ARCHIVED - Annual Report - Indian Oil and Gas Canada - 2012–2013

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Date: 2013

PDF Version of Annual Report - Indian Oil and Gas Canada - 2012–2013 (1.93 Mb, 28 Pages)

Table of Contents

 

Message from the CEO

To our stakeholders

For the 2012-2013 fiscal year three key projects were identified as priorities with each having significant impact. These projects were:

The MARS project was initiated in 2010-2011 to guide the modernization of the Indian Oil and Gas Act, and the Indian Oil and Gas Regulations, 1995, with its associated systems. The MARS project was again, IOGC's top priority for 2012-2013.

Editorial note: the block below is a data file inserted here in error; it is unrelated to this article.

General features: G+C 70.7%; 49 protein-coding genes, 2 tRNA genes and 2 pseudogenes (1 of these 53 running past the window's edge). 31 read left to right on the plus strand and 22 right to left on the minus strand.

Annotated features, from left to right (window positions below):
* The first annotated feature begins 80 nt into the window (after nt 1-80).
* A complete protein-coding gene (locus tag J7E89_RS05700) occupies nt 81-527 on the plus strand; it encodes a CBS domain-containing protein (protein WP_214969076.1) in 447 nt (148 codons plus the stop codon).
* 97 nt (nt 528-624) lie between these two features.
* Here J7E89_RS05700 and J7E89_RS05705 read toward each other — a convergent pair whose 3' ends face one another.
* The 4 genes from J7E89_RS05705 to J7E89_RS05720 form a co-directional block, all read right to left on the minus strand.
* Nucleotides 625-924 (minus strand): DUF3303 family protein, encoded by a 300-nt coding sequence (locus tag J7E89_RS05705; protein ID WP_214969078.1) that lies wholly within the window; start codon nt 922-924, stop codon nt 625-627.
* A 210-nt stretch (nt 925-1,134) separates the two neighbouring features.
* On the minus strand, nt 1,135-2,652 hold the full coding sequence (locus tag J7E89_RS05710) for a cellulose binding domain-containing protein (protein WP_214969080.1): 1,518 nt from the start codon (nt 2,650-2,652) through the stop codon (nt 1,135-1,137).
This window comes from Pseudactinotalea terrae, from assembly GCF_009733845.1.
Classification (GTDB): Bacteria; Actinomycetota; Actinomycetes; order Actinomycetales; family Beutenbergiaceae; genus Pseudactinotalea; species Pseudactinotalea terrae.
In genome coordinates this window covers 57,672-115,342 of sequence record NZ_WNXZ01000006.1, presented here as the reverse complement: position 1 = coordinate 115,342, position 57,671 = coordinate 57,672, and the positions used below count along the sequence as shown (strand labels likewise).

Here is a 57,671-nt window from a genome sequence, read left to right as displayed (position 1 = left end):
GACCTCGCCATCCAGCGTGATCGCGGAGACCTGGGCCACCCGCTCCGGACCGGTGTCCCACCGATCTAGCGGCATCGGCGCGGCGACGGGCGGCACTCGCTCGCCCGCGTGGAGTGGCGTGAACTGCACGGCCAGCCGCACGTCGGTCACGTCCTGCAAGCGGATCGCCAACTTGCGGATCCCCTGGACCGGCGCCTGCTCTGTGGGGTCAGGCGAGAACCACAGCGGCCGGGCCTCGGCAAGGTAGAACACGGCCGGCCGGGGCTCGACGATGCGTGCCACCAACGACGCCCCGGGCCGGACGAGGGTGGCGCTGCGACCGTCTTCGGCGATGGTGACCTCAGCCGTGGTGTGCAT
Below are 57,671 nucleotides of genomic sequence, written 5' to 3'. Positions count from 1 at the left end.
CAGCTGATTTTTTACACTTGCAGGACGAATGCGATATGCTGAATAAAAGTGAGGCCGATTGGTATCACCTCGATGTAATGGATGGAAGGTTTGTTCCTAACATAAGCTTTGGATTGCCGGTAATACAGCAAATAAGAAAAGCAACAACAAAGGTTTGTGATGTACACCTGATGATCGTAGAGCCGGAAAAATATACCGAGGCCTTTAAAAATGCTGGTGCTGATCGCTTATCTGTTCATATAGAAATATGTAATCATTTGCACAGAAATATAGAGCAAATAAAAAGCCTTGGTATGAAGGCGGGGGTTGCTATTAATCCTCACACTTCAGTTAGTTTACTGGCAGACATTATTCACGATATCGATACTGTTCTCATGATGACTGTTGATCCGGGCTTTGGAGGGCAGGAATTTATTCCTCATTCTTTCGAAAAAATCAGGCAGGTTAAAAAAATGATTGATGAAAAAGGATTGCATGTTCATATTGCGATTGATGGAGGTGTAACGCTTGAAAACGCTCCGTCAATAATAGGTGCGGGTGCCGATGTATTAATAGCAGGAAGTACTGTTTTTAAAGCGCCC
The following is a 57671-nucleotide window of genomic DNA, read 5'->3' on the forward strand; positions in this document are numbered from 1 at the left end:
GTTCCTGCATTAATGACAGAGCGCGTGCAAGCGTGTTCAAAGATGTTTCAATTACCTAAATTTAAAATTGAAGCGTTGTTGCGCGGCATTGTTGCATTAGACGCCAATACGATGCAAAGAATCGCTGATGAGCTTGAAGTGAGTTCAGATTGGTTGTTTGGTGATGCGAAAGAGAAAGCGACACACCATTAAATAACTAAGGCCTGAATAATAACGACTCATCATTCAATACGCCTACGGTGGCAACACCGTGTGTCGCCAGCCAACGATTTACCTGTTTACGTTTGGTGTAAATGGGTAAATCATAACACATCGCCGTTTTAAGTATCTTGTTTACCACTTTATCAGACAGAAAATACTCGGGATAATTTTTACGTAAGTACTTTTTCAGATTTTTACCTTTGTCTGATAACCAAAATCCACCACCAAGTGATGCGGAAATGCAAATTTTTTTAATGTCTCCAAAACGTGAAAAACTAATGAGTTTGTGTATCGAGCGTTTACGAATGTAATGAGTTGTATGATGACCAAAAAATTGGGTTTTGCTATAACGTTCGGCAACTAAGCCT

Modernization of the Indian Oil and Gas Act and associated Regulations has been a key project of IOGC for several years. The first phase of the project was completed with the granting of Royal Assent to the amended Indian Oil and Gas Act in May 2009. Subsequent phases of the project have included the development of new Regulations, as well as business process and informatics enhancements to support the implementation of the new Act and Regulations.

In 2012-2013 all Regulatory Drafting Instructions were completed. This involved the preparation of more than 6,600 pages of material for regulatory drafters to review and consider. Most of this material has already been made available for review by First Nations through their representatives on the Joint Technical Committee (JTC-1).